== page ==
There’s this crotchety old guy in his 80s whom I’ve known for years who never misses the opportunity to send me anything he happens to read about health care delivery. And when I say “send me”, I mean it literally: a paper copy of Atul Gawande’s New Yorker article Big Med sent by snail mail. For anyone who either hasn’t read it or is disinclined to click the link, suffice it to say the good doctor (surgeon, actually) explores the standardization processes of the restaurant chain The Cheesecake Factory and suggests that applying those principles to medical care would be a good thing.
This article, while engaging, has already been deconstructed a couple of places (here and here, for example). Cheesecake factory standardization is basically quality control, and patients often don’t present as uniformly as a shipment of ground beef. Furthermore, there’s already a great deal of checklisting and standardization going on in areas such as surgery. Nowhere, however, have I seen mentioned the key difference between the practice of medicine and the restaurant business: no one at the Cheesecake Factory has to make a diagnosis.
Presumably everyone who comes into the restaurant is hungry and wants to order food to eat. There is no role for anyone in the Cheesecake Factory organization either to question the customer about whether or not they are truly in need of food at this time, or to recommend for or against specific menu choices. Compare that with the practice of medicine, concisely paraphrased as, “It’s the diagnosis, stupid.”
It seems ridiculously obvious to state that without making the correct diagnosis, it is not possible to provide appropriate treatment. I’ve said this before in the context of tweaking our payment schemes. To quote myself:
Performing a flawless appendectomy won’t do a thing for an ovarian cyst, nor will a PPI prescription do much for an acute coronary syndrome. Performance measures that look at treatment without addressing diagnosis are somewhere between misguided and ludicrous.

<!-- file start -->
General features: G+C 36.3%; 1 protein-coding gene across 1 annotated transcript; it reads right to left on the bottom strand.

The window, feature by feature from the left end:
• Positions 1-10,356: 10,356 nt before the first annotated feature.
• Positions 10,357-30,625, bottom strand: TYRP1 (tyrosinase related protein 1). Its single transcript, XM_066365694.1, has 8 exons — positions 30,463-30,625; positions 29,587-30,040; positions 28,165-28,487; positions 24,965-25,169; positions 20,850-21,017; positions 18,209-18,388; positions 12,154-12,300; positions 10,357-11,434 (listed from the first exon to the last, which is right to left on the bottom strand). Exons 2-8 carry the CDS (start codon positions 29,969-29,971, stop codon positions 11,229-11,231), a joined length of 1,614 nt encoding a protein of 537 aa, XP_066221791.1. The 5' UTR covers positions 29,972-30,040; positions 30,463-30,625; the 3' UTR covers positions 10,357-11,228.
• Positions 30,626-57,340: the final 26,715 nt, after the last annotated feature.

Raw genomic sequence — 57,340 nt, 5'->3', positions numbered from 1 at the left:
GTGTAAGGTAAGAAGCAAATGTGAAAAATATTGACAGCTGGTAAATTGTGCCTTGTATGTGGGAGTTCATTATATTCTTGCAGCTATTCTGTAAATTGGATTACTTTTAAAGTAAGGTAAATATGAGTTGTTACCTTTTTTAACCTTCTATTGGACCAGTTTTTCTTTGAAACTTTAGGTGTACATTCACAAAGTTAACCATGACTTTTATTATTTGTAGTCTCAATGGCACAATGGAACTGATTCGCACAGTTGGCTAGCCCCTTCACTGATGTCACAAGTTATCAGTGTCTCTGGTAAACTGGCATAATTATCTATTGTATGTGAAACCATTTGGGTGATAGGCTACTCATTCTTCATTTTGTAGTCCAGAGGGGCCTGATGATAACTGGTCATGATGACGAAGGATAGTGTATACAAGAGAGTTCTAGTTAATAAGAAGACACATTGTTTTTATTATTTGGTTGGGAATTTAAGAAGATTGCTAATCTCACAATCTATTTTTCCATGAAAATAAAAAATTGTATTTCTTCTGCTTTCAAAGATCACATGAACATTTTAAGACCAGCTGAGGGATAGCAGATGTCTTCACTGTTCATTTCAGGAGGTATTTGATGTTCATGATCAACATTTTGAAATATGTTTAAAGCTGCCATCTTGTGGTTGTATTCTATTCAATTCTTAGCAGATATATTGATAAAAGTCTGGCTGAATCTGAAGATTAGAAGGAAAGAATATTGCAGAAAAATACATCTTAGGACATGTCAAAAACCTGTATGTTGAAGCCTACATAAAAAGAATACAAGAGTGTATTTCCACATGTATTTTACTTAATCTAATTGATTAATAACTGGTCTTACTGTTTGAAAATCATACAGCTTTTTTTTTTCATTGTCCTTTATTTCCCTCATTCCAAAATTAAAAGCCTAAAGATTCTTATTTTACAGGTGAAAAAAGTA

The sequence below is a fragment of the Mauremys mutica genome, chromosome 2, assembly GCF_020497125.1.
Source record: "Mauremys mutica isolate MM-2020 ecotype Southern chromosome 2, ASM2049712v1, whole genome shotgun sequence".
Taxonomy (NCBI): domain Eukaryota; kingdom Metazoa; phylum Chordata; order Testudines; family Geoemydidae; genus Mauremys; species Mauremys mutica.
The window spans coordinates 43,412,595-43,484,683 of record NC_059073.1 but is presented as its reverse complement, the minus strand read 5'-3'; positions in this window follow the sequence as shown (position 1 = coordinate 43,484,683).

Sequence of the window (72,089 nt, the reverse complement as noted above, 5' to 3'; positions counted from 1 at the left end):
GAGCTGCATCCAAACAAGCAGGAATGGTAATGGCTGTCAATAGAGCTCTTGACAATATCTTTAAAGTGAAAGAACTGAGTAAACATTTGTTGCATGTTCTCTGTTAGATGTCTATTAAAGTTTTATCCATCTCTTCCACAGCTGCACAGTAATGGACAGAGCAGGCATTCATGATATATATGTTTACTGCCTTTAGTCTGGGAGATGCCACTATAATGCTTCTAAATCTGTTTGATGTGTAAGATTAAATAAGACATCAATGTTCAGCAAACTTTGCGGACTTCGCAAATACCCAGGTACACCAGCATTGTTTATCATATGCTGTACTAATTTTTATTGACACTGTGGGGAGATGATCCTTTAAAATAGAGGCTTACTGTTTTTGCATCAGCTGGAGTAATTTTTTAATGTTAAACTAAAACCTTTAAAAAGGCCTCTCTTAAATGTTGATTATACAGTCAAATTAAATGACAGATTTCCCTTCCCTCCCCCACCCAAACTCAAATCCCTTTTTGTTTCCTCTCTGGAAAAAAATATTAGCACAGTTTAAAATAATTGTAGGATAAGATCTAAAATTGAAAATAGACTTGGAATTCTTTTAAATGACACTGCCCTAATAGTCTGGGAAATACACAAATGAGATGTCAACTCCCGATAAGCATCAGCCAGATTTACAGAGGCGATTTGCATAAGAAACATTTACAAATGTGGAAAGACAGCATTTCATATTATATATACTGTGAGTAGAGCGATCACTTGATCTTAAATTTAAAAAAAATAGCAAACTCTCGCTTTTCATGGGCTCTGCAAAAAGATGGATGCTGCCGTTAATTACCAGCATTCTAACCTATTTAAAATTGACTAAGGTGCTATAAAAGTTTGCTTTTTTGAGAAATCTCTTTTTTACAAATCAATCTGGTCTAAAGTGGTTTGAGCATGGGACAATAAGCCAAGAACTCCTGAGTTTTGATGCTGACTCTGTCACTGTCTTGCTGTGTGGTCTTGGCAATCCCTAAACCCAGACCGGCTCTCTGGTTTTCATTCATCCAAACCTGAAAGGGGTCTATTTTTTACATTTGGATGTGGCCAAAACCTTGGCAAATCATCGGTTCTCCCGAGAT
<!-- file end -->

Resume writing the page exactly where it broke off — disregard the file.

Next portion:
Let’s think about what a doctor’s office would look like using the Cheesecake Factory paradigm:
Patient — sorry, Customer: Hi, I’d like a coronary artery bypass procedure this afternoon.
Doctor: Certainly, sir. Would you like that with an open technique or mediastinoscopically?
Customer/patient: Scope, please. And can I have the cheesecake for dessert?
Doctor: Excellent choice, sir.
Ridiculous, right? How about this one (which occurs regularly in my office):
Patient/customer: I’d like some antibiotics for my cold.
Doctor: Of course, ma’am. Will amoxicillin do, or would you prefer a Z-pack?
Patient/customer: I guess the z-pack. Can I get fries with that?
Doctor: Of course.
How’s that for customer service!
I am all for standardization and quality control AFTER making a correct diagnosis and choosing an appropriate treatment. This occurs more often in the surgical realm than in the medical (although things like chemotherapy and other oncology therapies could also probably benefit). Coincidence that Gawande is a surgeon? I think not. But until the Cheesecake Factory is mandated to interview their customers (patients) to determine what the best dietary choices are for each individual — and then counsel/convince people to accept (and pay for) those recommendations — neither the restaurant industry nor any other non-professional service industry should be held up for medicine to emulate, Atul Gawande be damned.